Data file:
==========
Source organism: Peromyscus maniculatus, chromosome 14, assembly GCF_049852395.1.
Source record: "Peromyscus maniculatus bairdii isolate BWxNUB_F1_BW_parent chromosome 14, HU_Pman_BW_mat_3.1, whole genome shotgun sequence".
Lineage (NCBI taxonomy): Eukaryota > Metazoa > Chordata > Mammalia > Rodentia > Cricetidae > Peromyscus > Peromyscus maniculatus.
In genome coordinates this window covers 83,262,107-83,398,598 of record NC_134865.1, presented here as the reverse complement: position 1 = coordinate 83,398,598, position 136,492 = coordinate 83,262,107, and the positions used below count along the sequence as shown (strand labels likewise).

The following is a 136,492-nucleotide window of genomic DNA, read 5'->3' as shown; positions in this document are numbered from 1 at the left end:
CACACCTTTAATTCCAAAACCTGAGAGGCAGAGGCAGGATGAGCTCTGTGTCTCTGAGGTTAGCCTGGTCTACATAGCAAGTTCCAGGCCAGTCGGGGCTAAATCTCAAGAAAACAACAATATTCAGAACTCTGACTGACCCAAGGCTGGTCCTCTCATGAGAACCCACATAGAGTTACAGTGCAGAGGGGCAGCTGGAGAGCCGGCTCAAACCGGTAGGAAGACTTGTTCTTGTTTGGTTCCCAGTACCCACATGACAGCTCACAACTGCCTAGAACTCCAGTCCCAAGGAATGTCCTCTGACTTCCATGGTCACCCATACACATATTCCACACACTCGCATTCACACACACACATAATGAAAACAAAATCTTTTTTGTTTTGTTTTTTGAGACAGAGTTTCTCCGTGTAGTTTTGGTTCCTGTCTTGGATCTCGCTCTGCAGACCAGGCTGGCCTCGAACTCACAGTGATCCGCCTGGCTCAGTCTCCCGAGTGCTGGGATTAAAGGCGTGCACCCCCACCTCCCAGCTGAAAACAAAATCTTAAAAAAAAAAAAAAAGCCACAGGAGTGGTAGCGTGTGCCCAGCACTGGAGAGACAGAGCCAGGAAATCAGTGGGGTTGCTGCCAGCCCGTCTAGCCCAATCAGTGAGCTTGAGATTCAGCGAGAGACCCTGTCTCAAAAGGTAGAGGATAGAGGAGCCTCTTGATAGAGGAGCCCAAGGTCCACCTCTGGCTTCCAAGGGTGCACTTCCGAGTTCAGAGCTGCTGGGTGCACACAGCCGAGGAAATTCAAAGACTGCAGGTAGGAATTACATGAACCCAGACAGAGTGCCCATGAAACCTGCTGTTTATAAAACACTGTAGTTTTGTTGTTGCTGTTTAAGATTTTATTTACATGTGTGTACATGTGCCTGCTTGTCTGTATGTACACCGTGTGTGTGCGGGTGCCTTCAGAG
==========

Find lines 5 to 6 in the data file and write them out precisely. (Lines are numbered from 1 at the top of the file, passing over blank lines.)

The following is a 136,492-nucleotide window of genomic DNA, read 5'->3' as shown; positions in this document are numbered from 1 at the left end:
CACACCTTTAATTCCAAAACCTGAGAGGCAGAGGCAGGATGAGCTCTGTGTCTCTGAGGTTAGCCTGGTCTACATAGCAAGTTCCAGGCCAGTCGGGGCTAAATCTCAAGAAAACAACAATATTCAGAACTCTGACTGACCCAAGGCTGGTCCTCTCATGAGAACCCACATAGAGTTACAGTGCAGAGGGGCAGCTGGAGAGCCGGCTCAAACCGGTAGGAAGACTTGTTCTTGTTTGGTTCCCAGTACCCACATGACAGCTCACAACTGCCTAGAACTCCAGTCCCAAGGAATGTCCTCTGACTTCCATGGTCACCCATACACATATTCCACACACTCGCATTCACACACACACATAATGAAAACAAAATCTTTTTTGTTTTGTTTTTTGAGACAGAGTTTCTCCGTGTAGTTTTGGTTCCTGTCTTGGATCTCGCTCTGCAGACCAGGCTGGCCTCGAACTCACAGTGATCCGCCTGGCTCAGTCTCCCGAGTGCTGGGATTAAAGGCGTGCACCCCCACCTCCCAGCTGAAAACAAAATCTTAAAAAAAAAAAAAAAGCCACAGGAGTGGTAGCGTGTGCCCAGCACTGGAGAGACAGAGCCAGGAAATCAGTGGGGTTGCTGCCAGCCCGTCTAGCCCAATCAGTGAGCTTGAGATTCAGCGAGAGACCCTGTCTCAAAAGGTAGAGGATAGAGGAGCCTCTTGATAGAGGAGCCCAAGGTCCACCTCTGGCTTCCAAGGGTGCACTTCCGAGTTCAGAGCTGCTGGGTGCACACAGCCGAGGAAATTCAAAGACTGCAGGTAGGAATTACATGAACCCAGACAGAGTGCCCATGAAACCTGCTGTTTATAAAACACTGTAGTTTTGTTGTTGCTGTTTAAGATTTTATTTACATGTGTGTACATGTGCCTGCTTGTCTGTATGTACACCGTGTGTGTGCGGGTGCCTTCAGAG